ARS Pharma logo

by Beth Snyder Bulik
Sep 3, 2021

Friendly epinephrine? Meet Neffy, ARS Pharmaceuticals’ nasal spray epinephrine to treat severe allergic reactions to food, medicines and insect bites.

Neffy, now awaiting FDA approval, aims to flip the script on past epinephrine autoinjector marketing that focused on fear around the severe reactions called anaphylaxis. Anaphylaxis is indeed scary—hives, extreme swelling, breathing difficulties, loss of consciousness and even death can happen quickly.

Remember the chilling 2016 “Face Your Risk” awareness campaign from Epi-Pen maker Mylan, now Viatris? Its TV ad featured a teenage girl at a party who accidentally eats a brownie with peanut butter, showing her rapid descent into anaphylaxis as her friends panic around her.

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‘Most People’ Find Allergen Labels Unclear as Precautionary Labelling Spreads Confusion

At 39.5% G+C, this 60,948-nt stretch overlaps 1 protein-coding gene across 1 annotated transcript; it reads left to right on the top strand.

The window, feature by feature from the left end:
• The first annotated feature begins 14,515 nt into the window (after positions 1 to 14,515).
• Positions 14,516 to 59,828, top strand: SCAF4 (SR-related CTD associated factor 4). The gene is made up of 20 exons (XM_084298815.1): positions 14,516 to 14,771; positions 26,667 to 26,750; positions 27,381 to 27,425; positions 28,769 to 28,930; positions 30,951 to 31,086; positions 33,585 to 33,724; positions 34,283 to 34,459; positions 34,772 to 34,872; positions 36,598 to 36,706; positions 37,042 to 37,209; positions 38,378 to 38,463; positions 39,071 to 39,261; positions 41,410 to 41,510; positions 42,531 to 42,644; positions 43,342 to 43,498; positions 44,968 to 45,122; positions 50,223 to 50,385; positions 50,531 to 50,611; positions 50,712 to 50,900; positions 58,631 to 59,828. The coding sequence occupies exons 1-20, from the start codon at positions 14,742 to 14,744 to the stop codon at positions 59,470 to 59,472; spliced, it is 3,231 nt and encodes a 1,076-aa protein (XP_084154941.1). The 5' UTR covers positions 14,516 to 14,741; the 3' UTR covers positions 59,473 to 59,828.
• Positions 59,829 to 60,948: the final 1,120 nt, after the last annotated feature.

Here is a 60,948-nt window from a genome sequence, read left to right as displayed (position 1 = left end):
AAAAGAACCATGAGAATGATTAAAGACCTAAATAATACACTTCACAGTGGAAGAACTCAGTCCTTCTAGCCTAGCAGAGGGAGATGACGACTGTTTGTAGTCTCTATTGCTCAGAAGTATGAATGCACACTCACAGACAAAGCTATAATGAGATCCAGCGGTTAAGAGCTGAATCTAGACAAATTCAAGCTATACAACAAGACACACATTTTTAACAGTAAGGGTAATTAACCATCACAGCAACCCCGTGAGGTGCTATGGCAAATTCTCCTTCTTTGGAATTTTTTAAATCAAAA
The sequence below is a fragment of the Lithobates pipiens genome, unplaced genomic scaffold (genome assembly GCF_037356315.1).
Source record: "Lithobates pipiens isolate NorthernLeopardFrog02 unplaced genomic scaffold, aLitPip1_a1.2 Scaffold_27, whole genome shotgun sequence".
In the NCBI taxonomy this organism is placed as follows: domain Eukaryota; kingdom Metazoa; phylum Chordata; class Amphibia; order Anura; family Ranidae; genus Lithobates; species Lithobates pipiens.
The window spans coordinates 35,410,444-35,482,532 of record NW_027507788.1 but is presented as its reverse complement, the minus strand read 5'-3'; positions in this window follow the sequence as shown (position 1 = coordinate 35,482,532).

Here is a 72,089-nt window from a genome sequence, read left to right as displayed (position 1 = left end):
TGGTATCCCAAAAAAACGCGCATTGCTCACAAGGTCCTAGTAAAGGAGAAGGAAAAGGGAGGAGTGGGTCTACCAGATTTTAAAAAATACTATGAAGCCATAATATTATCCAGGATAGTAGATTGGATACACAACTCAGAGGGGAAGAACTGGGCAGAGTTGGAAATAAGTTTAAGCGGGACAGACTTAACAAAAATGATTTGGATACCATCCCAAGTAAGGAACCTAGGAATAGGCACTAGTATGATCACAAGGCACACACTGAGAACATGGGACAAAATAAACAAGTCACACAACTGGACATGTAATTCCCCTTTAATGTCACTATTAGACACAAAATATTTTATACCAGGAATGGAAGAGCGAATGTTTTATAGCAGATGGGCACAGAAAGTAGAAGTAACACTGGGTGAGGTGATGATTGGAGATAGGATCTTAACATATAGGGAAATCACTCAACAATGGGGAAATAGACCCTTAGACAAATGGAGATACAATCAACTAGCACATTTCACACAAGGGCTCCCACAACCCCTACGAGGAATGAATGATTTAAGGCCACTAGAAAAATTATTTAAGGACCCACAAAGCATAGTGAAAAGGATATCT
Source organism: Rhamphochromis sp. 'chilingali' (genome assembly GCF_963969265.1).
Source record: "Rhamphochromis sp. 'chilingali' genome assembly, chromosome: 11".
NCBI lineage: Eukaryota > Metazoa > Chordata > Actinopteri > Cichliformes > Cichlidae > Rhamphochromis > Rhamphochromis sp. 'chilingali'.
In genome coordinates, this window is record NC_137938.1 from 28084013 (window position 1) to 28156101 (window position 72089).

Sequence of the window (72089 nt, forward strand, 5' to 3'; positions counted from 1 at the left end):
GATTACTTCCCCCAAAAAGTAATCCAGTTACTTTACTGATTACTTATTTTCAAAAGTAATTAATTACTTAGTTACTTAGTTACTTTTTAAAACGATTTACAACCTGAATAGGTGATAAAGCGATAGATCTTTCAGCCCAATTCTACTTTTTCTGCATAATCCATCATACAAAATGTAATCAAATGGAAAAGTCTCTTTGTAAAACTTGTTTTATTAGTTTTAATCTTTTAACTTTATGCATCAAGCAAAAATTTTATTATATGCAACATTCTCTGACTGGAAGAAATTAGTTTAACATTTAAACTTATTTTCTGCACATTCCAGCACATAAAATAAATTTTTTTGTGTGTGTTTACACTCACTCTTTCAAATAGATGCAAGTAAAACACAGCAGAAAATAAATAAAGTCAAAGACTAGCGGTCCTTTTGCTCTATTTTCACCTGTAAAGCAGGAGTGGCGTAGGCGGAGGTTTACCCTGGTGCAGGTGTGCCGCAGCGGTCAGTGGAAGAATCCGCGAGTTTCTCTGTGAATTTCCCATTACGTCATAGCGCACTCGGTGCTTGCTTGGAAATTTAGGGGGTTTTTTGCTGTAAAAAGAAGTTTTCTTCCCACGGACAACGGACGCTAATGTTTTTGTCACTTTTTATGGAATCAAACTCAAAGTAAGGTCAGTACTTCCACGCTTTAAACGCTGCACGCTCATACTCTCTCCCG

Have you ever read a food label, looking for information on potential allergens and weren’t sure what was and wasn’t in the item? You’re not alone and if you suffer from a life threatening allergy, that confusion could be deadly. A new study showed that less than half people found the messaging clear when it came to allergens on food labels. The importance of accurate and clear food labeling is essential to helping those with allergies navigate their food choices and to staying safe.

‘Most People’ Find Allergen Labels Unclear as Precautionary Labelling Spreads Confusion

Mother and little girl - food allergin label confusion

Katy Askew
28-Jul-2021

As a new study reveals, the majority of people find allergen labels confusing. What's the problem and what should be done?

When researchers from The Netherlands evaluated consumer understanding of allergy information on food labels, less than half of people found the messaging clear.

The study, published in journal Clinical & Experimental Allergy, involved two separate experiments with a total of 96 consumers with food allergies and 105 without.

Investigators first randomly presented 18 different food products with labels suggesting peanut was, may be, or was not an ingredient. They then presented three different formats of information: 'Produced in a Factory' and 'May contain' or 'Traces of'.